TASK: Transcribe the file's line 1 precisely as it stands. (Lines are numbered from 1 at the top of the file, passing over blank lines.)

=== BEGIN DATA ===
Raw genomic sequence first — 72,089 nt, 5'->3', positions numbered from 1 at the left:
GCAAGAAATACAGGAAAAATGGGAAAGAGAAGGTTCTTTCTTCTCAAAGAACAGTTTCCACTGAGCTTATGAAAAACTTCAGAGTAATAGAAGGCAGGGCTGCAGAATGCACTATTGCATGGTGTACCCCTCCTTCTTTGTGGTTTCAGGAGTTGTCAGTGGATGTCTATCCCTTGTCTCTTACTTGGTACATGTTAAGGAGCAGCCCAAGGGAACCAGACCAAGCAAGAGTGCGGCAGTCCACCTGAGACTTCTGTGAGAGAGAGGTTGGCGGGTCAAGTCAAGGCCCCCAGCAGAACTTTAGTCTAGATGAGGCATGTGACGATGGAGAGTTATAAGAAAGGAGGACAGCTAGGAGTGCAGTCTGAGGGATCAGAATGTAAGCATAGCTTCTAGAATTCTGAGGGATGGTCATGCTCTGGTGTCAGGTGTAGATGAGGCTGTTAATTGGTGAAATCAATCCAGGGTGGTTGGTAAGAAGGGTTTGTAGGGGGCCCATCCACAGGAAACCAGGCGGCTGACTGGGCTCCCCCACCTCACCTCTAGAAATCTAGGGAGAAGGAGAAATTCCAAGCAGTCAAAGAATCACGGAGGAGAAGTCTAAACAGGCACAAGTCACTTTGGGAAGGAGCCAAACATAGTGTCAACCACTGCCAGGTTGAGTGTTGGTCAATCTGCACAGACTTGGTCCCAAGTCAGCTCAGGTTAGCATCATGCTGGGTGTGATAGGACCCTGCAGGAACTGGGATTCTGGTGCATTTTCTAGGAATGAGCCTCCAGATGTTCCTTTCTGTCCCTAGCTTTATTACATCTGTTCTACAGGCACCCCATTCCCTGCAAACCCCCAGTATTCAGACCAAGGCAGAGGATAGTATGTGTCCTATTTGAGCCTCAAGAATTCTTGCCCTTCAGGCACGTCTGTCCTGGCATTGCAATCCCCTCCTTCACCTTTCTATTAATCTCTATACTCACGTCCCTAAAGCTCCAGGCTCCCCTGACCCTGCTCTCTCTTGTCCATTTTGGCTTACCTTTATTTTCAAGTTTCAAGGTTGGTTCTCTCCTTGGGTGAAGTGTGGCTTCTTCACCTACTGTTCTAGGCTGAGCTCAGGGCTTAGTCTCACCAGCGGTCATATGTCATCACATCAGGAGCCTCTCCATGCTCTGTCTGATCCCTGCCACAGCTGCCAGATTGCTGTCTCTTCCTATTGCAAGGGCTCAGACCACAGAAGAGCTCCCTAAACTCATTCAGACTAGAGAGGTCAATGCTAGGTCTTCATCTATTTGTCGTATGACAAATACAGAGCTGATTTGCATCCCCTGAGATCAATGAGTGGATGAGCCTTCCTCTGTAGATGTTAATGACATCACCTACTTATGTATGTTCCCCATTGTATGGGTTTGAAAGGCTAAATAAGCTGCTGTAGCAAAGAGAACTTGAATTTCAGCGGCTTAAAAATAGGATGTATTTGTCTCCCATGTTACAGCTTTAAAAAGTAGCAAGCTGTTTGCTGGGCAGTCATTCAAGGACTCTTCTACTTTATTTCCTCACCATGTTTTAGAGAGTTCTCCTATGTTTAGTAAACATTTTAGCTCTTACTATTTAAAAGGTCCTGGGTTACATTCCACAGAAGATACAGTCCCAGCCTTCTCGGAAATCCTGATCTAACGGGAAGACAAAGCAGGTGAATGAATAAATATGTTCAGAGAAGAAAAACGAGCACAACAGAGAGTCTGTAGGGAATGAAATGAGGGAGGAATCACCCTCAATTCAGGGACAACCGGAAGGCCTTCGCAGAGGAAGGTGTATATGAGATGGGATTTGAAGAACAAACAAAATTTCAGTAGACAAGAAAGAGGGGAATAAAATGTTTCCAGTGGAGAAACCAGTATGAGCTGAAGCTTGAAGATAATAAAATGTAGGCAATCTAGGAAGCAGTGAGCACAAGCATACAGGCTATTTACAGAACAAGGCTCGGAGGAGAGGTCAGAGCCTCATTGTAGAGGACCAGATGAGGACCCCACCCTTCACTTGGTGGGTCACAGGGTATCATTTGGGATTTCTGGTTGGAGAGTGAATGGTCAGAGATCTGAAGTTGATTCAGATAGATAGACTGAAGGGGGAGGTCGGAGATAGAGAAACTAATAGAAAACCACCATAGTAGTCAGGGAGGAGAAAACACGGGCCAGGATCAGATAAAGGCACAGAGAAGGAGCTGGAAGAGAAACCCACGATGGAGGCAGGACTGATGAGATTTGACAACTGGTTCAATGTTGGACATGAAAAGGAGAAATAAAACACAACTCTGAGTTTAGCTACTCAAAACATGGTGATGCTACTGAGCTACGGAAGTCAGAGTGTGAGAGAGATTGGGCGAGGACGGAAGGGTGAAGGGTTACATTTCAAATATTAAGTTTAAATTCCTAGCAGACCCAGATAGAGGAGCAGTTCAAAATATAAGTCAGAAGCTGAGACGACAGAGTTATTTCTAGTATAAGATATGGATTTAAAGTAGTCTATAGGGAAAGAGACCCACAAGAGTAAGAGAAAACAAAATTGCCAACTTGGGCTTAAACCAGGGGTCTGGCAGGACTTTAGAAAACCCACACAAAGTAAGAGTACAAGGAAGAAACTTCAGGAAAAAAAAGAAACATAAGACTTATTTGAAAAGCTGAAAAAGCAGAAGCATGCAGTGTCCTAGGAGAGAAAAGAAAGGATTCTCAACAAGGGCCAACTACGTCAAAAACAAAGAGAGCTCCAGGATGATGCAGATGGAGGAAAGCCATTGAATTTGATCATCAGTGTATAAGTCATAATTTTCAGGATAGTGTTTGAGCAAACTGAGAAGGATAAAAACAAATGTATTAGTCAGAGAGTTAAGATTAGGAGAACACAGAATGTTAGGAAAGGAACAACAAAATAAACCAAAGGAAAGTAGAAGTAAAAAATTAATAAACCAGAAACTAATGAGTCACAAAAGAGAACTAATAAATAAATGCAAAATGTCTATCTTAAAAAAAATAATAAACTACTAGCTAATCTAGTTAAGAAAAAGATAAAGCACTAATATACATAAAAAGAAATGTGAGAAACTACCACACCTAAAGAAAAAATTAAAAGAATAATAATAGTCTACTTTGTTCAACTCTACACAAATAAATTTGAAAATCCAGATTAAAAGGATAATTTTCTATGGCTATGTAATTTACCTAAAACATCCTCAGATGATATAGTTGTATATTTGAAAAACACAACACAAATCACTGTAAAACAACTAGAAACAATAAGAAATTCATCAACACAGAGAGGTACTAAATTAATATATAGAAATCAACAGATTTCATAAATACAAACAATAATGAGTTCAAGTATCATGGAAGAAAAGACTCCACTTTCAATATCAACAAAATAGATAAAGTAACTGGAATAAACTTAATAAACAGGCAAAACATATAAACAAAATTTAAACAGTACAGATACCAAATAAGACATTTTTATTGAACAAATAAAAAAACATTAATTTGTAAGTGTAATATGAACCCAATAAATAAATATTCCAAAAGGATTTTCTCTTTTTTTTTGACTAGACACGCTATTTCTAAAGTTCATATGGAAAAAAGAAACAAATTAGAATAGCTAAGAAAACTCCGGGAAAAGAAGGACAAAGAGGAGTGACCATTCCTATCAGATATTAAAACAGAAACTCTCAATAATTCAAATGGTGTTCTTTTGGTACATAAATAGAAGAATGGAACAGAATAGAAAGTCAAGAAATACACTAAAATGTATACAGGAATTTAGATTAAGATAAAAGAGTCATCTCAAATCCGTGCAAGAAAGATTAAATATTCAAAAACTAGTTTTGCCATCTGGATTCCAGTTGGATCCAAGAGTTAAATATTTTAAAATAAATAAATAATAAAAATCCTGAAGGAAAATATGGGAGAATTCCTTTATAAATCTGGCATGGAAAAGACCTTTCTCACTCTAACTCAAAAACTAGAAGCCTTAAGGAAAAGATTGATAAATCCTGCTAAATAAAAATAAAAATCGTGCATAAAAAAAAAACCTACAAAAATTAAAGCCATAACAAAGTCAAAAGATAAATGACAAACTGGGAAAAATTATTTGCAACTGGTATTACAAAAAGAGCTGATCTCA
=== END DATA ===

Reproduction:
Raw genomic sequence first — 72,089 nt, 5'->3', positions numbered from 1 at the left: